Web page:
Looking up in 2014?

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Looking up in 2014?

CAMBRIDGE, Massachusetts - For the past six years, I have been skeptical about the standard optimistic forecasts of the pace of U.S. economic growth in the year ahead. Where most forecasters and policy officials saw green shoots and reasons for confidence, I saw strong headwinds that would cause an economic downturn and then a subpar recovery.

But I think the evidence for 2014 is more balanced. Although there are serious risks facing the U.S. economy in the coming year, there is also a good chance that growth will be substantially stronger than it has been since before the recession began.

The economy was still expanding in the late summer of 2007, when I spoke at the U.S. Federal Reserve’s annual Jackson Hole conference about serious risks to the economic outlook. I warned that house prices had begun to fall in the summer of 2006 from dangerously high levels, implying a future collapse of construction activity and large losses of household wealth. Reduced household wealth would lead, in turn, to lower consumer spending, further depressing GDP.

I also stressed that financial markets had become dysfunctional. Banks and other financial institutions had doubts about the value of various asset-backed securities on their own balance sheets and on those of potential counterparties. No one knew the real value of credit-default swaps and of the various tranches of collateralized debt obligations. Financial institutions were therefore reluctant to lend to other financial institutions. With credit flows disrupted, the economy could not continue to expand.

Moreover, I warned that the Fed was too complacent and should be reducing sharply the federal funds rate, which was above 5 percent. The economy peaked a few months later, and the Fed began aggressive easing in 2008. Although the Fed and the U.S. Treasury cooperated in addressing financial-market dysfunction, this was not enough to restore solid economic growth.

The restoration of normalcy to financial markets and lower interest rates did cause an economic upturn in the summer of 2009, leading many forecasters and market participants to expect a typical rapid post-recession recovery. I warned that the upturn would be much more tepid than expected: unlike previous business cycles, the recession that began at the end of 2007 was not caused by high interest rates, so lowering rates would have little impact.

U.S. President Barack Obama’s new administration announced a three-year fiscal package intended to stimulate aggregate demand. Administration officials and others predicted that fiscal stimulus would cause the economy to rebound, as it had in the past. But the fiscal package was not very effective. It was too small to close the output gap, leaving continued downward pressure on demand. Much of the “stimulus” merely financed increased spending by state governments that would have been paid for in other ways. Other parts of the stimulus went to individuals, but, given the nature of the fiscal package, increased transfers and spending added more to the national debt than to GDP.

When the Fed saw how weak the upturn remained, it launched a strategy of “unconventional monetary policy,” combining large-scale purchases of long-term securities (quantitative easing) with promises to keep the short-term federal funds rate extremely low for an extended period of time.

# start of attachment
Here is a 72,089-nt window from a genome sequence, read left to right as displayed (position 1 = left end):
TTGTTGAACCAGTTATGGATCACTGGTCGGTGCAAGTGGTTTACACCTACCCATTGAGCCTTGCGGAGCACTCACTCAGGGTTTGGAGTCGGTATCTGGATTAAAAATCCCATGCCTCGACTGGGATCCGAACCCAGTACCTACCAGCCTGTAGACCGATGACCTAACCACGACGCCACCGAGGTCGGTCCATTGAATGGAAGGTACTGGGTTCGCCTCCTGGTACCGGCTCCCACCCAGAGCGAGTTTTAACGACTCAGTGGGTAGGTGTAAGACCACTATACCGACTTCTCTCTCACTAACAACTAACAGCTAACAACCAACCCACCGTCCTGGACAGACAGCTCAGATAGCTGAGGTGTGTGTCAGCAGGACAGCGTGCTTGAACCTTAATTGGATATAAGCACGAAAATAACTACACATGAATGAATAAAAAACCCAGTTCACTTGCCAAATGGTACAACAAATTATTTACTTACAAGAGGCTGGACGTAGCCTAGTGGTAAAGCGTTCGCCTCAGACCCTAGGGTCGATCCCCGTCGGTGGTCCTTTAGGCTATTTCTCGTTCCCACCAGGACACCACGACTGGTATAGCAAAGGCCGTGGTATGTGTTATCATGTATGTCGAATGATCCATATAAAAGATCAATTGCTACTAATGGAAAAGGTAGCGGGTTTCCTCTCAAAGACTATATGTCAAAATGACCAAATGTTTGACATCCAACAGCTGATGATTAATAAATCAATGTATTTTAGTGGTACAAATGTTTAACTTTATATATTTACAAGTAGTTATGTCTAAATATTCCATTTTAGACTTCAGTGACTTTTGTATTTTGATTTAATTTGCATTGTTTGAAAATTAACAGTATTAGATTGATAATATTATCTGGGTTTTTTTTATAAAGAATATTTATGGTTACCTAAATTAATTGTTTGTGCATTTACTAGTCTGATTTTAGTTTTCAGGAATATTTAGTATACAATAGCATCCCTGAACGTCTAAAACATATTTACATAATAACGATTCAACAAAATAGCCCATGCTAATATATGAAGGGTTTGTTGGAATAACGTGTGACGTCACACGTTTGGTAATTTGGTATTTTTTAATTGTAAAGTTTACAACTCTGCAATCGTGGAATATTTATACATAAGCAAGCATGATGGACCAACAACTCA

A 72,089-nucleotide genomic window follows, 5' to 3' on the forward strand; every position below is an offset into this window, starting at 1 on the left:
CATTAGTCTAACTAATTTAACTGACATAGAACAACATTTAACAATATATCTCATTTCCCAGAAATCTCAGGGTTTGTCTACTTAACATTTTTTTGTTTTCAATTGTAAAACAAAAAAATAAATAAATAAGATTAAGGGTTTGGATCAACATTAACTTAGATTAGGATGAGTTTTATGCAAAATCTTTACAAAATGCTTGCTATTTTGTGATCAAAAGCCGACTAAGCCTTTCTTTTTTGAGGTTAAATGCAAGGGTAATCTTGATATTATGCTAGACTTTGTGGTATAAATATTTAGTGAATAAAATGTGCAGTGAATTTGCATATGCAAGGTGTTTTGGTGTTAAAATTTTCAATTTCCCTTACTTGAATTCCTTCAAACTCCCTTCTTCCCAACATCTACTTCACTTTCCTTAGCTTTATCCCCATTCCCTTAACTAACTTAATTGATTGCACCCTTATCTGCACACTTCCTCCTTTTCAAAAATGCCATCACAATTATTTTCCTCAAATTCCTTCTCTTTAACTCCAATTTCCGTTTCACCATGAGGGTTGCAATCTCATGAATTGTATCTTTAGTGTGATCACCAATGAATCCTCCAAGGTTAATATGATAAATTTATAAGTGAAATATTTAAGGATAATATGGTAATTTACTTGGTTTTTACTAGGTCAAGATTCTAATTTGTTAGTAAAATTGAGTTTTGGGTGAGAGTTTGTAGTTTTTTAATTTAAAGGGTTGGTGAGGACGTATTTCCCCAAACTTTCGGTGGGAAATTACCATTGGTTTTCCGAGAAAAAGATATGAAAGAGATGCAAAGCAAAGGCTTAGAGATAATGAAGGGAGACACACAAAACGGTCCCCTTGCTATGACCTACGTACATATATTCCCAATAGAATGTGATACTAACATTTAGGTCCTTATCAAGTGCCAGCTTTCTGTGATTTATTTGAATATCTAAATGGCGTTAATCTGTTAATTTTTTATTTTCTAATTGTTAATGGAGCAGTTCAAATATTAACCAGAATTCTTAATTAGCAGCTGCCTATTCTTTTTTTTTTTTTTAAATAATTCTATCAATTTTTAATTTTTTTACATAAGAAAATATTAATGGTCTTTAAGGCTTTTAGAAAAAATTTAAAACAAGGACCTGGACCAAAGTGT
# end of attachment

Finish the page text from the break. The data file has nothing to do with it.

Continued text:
The goal was to encourage portfolio investors to shift into equities and other assets, with the resulting increase in their prices pushing up household wealth and consumer spending. Lower long-term rates were also expected to reduce the cost of mortgage credit, raising the value of homes.

The Fed and others were again overly optimistic about the extent to which these policies would boost GDP growth. Despite the fall in long-term interest rates, house prices reached bottom only in 2012, and the stock market did not rise faster than corporate earnings until 2013.

The economy therefore limped along year after year, with real GDP in the final quarter of each year less than 2 percent higher than it had been a year earlier. Employment grew more slowly than the population, and annual real-wage increases averaged only about 1 percent.

Fortunately, the outlook may now be changing for the better. Real GDP growth reached 4.1 percent in the third quarter of 2013, and fourth-quarter growth appears to have been relatively strong, driven by a dramatic rise in housing starts and industrial production.

The sharp increases in the prices of homes and equities contributed to a roughly $6 trillion rise in real household wealth in the 12 months ending in September 2013 - a harbinger of increased consumer spending (at least by higher-wealth households) in 2014.

There are, of course, risks to the pace of expansion in the coming year. Nearly half of 2013 third-quarter GDP growth was inventory accumulation, implying that final sales rose by only about 2.5 percent. Businesses worry about the potential for higher corporate taxes, especially if the Republican Party loses its majority in the US House of Representatives.

Although fiscal deficits are temporarily down, the combination of population aging and higher future interest rates will cause the national debt to rise faster than GDP by the end of the decade. And debt and equity markets may not continue to respond benignly to the Fed’s wind-down of quantitative easing.

So there is still much to worry about. But the U.S. economy has a better chance of achieving a significantly higher real growth rate in the coming year than at any time since the downturn began.

Copyright: Project Syndicate, 2013.

*The author is a professor of economics at Harvard University and president emeritus of the National Bureau of Economic Research.

by Martin Feldstein
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